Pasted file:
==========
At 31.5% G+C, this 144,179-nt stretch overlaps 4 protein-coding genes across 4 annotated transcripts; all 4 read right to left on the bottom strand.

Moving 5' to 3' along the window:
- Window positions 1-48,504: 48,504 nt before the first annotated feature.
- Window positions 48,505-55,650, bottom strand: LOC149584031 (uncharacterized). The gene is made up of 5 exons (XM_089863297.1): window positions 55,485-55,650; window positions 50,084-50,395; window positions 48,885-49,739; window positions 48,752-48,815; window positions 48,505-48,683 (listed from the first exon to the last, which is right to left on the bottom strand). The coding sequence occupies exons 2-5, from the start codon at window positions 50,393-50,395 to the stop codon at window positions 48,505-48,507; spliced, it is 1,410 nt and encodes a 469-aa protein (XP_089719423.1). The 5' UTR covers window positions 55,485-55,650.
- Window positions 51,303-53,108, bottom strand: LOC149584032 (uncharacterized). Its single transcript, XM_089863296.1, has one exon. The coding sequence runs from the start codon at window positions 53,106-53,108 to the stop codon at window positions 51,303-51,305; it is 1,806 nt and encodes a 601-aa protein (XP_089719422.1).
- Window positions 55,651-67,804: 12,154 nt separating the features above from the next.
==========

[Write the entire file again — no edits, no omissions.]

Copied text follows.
At 31.5% G+C, this 144,179-nt stretch overlaps 4 protein-coding genes across 4 annotated transcripts; all 4 read right to left on the bottom strand.

Moving 5' to 3' along the window:
- Window positions 1-48,504: 48,504 nt before the first annotated feature.
- Window positions 48,505-55,650, bottom strand: LOC149584031 (uncharacterized). The gene is made up of 5 exons (XM_089863297.1): window positions 55,485-55,650; window positions 50,084-50,395; window positions 48,885-49,739; window positions 48,752-48,815; window positions 48,505-48,683 (listed from the first exon to the last, which is right to left on the bottom strand). The coding sequence occupies exons 2-5, from the start codon at window positions 50,393-50,395 to the stop codon at window positions 48,505-48,507; spliced, it is 1,410 nt and encodes a 469-aa protein (XP_089719423.1). The 5' UTR covers window positions 55,485-55,650.
- Window positions 51,303-53,108, bottom strand: LOC149584032 (uncharacterized). Its single transcript, XM_089863296.1, has one exon. The coding sequence runs from the start codon at window positions 53,106-53,108 to the stop codon at window positions 51,303-51,305; it is 1,806 nt and encodes a 601-aa protein (XP_089719422.1).
- Window positions 55,651-67,804: 12,154 nt separating the features above from the next.